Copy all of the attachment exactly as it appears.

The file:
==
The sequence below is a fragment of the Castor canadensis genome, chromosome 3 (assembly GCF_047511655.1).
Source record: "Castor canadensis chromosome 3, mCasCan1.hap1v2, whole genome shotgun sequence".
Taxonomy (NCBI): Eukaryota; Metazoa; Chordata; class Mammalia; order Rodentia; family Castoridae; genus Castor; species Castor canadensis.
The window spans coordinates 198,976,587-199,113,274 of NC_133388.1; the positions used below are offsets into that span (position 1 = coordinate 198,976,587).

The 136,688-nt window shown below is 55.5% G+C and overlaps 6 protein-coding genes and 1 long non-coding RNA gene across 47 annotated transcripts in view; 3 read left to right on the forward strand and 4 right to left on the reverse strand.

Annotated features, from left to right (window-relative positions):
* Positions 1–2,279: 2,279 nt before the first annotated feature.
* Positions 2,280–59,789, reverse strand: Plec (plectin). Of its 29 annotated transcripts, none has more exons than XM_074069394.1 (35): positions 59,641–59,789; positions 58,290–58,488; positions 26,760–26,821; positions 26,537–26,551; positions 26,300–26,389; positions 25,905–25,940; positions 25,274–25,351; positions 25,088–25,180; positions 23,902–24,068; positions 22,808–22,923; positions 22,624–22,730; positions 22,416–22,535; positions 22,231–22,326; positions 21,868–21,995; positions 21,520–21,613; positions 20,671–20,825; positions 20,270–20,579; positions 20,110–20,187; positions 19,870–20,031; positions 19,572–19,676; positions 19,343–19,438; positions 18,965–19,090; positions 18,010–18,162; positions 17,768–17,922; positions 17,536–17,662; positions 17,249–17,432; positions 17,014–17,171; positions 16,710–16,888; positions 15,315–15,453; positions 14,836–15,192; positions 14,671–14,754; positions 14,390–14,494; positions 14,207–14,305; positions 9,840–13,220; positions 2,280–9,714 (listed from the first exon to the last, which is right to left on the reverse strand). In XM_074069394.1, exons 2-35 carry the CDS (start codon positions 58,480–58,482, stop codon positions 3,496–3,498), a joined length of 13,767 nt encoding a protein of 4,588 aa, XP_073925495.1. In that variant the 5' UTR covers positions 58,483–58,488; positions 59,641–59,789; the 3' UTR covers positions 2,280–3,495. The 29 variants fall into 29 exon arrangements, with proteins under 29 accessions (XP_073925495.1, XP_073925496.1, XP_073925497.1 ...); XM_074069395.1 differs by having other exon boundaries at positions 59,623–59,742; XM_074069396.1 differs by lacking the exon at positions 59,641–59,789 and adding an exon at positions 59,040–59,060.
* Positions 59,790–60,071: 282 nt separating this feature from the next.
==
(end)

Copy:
The sequence below is a fragment of the Castor canadensis genome, chromosome 3 (assembly GCF_047511655.1).
Source record: "Castor canadensis chromosome 3, mCasCan1.hap1v2, whole genome shotgun sequence".
Taxonomy (NCBI): Eukaryota; Metazoa; Chordata; class Mammalia; order Rodentia; family Castoridae; genus Castor; species Castor canadensis.
The window spans coordinates 198,976,587-199,113,274 of NC_133388.1; the positions used below are offsets into that span (position 1 = coordinate 198,976,587).

The 136,688-nt window shown below is 55.5% G+C and overlaps 6 protein-coding genes and 1 long non-coding RNA gene across 47 annotated transcripts in view; 3 read left to right on the forward strand and 4 right to left on the reverse strand.

Annotated features, from left to right (window-relative positions):
* Positions 1–2,279: 2,279 nt before the first annotated feature.
* Positions 2,280–59,789, reverse strand: Plec (plectin). Of its 29 annotated transcripts, none has more exons than XM_074069394.1 (35): positions 59,641–59,789; positions 58,290–58,488; positions 26,760–26,821; positions 26,537–26,551; positions 26,300–26,389; positions 25,905–25,940; positions 25,274–25,351; positions 25,088–25,180; positions 23,902–24,068; positions 22,808–22,923; positions 22,624–22,730; positions 22,416–22,535; positions 22,231–22,326; positions 21,868–21,995; positions 21,520–21,613; positions 20,671–20,825; positions 20,270–20,579; positions 20,110–20,187; positions 19,870–20,031; positions 19,572–19,676; positions 19,343–19,438; positions 18,965–19,090; positions 18,010–18,162; positions 17,768–17,922; positions 17,536–17,662; positions 17,249–17,432; positions 17,014–17,171; positions 16,710–16,888; positions 15,315–15,453; positions 14,836–15,192; positions 14,671–14,754; positions 14,390–14,494; positions 14,207–14,305; positions 9,840–13,220; positions 2,280–9,714 (listed from the first exon to the last, which is right to left on the reverse strand). In XM_074069394.1, exons 2-35 carry the CDS (start codon positions 58,480–58,482, stop codon positions 3,496–3,498), a joined length of 13,767 nt encoding a protein of 4,588 aa, XP_073925495.1. In that variant the 5' UTR covers positions 58,483–58,488; positions 59,641–59,789; the 3' UTR covers positions 2,280–3,495. The 29 variants fall into 29 exon arrangements, with proteins under 29 accessions (XP_073925495.1, XP_073925496.1, XP_073925497.1 ...); XM_074069395.1 differs by having other exon boundaries at positions 59,623–59,742; XM_074069396.1 differs by lacking the exon at positions 59,641–59,789 and adding an exon at positions 59,040–59,060.
* Positions 59,790–60,071: 282 nt separating this feature from the next.